New Micro-Robot Is The Size Of A Human Cell
A new micro-robot, the size of a single biological cell (a ten thousandth of a centimeter), has been developed by researchers at Tel Aviv University.
It can navigate between different cells in a biological sample, distinguish between different types of cells, identify whether they are healthy or dying, and then transport the desired cell for further study. It can also inject a drug or gene into the captured cell.
The micro-robot is a tiny synthetic particle that can move from place to place and perform various actions autonomously, or through external control by an operator. Its movements were inspired by ‘biological micro-swimmers’ such as sperm cells and bacteria.
The researchers demonstrated its capabilities, using it to capture a single blood cell, cancer cell, and a single bacterium. After identifying the desired cell, the micro-robot captured it and moved the cell to where it could be further analyzed.
The micro-robot could also identify the type of cell and its condition (such as degree of health) using a built-in sensing mechanism based on the cell’s unique electrical properties.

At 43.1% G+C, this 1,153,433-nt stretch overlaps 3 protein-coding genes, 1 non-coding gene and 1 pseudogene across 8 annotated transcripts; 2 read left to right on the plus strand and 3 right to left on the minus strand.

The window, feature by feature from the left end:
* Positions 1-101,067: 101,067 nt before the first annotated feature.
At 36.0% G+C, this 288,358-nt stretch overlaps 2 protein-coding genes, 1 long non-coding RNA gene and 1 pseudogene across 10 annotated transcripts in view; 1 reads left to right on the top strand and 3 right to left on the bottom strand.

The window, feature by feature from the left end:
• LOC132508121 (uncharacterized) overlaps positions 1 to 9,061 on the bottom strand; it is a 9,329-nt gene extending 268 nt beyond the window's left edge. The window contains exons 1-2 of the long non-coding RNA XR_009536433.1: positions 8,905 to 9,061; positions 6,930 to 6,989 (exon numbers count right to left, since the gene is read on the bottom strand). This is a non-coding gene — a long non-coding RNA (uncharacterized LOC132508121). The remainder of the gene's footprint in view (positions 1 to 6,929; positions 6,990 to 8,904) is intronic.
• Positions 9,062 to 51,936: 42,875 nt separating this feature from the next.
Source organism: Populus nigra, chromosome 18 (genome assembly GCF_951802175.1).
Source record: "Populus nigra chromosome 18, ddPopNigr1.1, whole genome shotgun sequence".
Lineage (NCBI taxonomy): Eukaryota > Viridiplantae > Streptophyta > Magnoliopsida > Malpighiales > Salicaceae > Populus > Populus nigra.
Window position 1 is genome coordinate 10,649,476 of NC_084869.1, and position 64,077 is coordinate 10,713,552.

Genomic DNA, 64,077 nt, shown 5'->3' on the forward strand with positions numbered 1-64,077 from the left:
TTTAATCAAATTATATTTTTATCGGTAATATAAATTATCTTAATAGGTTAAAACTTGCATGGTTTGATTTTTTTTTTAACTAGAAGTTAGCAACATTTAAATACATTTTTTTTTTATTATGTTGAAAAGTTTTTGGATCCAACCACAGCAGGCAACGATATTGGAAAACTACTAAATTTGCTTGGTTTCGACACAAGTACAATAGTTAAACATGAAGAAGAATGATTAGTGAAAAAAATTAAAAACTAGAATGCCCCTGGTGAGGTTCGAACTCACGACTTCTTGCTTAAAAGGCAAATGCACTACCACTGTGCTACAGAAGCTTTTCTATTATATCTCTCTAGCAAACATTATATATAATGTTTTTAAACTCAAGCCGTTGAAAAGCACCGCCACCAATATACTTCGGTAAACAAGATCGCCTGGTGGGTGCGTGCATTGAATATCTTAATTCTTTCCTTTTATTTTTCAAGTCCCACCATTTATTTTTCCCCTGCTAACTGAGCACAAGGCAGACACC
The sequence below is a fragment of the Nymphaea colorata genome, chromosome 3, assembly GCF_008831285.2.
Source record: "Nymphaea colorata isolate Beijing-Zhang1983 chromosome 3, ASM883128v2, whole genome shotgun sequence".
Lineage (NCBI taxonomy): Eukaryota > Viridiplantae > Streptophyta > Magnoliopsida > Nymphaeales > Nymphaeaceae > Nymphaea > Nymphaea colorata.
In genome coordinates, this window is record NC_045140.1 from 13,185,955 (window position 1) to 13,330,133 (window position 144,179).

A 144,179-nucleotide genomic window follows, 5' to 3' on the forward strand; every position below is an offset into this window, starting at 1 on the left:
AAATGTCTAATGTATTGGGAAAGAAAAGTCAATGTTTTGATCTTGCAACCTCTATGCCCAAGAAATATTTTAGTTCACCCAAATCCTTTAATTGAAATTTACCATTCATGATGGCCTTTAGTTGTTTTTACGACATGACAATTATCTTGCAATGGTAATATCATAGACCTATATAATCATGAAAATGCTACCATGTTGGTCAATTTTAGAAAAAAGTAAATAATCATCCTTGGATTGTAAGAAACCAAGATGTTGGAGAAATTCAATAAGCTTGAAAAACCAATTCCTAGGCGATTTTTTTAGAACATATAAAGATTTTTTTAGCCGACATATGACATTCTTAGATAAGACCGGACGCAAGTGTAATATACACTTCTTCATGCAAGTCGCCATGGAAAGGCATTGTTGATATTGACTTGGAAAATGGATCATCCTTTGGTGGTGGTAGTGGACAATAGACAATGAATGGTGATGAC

“The intention is to develop in the future micro-robots that will also work inside the body – for example, as effective drug carriers that can be precisely guided to the target,” said Prof. Gilad Yossifon, from the university’s School of Mechanical Engineering and Department of Biomedical Engineering. He and his team developed the micro-robot.
“These capabilities are relevant for a wide variety of applications as well as for research. Among other things, the technology will support medical diagnosis at the single cell level, introducing drugs or genes into cells, genetic editing, carrying drugs to their destination inside the body, cleaning the environment from polluting particles, drug development, and creating a ‘laboratory on a particle’ – a microscopic laboratory designed to carry out diagnostics in places accessible only to micro-particles”.
The research was published in the academic journal Advanced Science.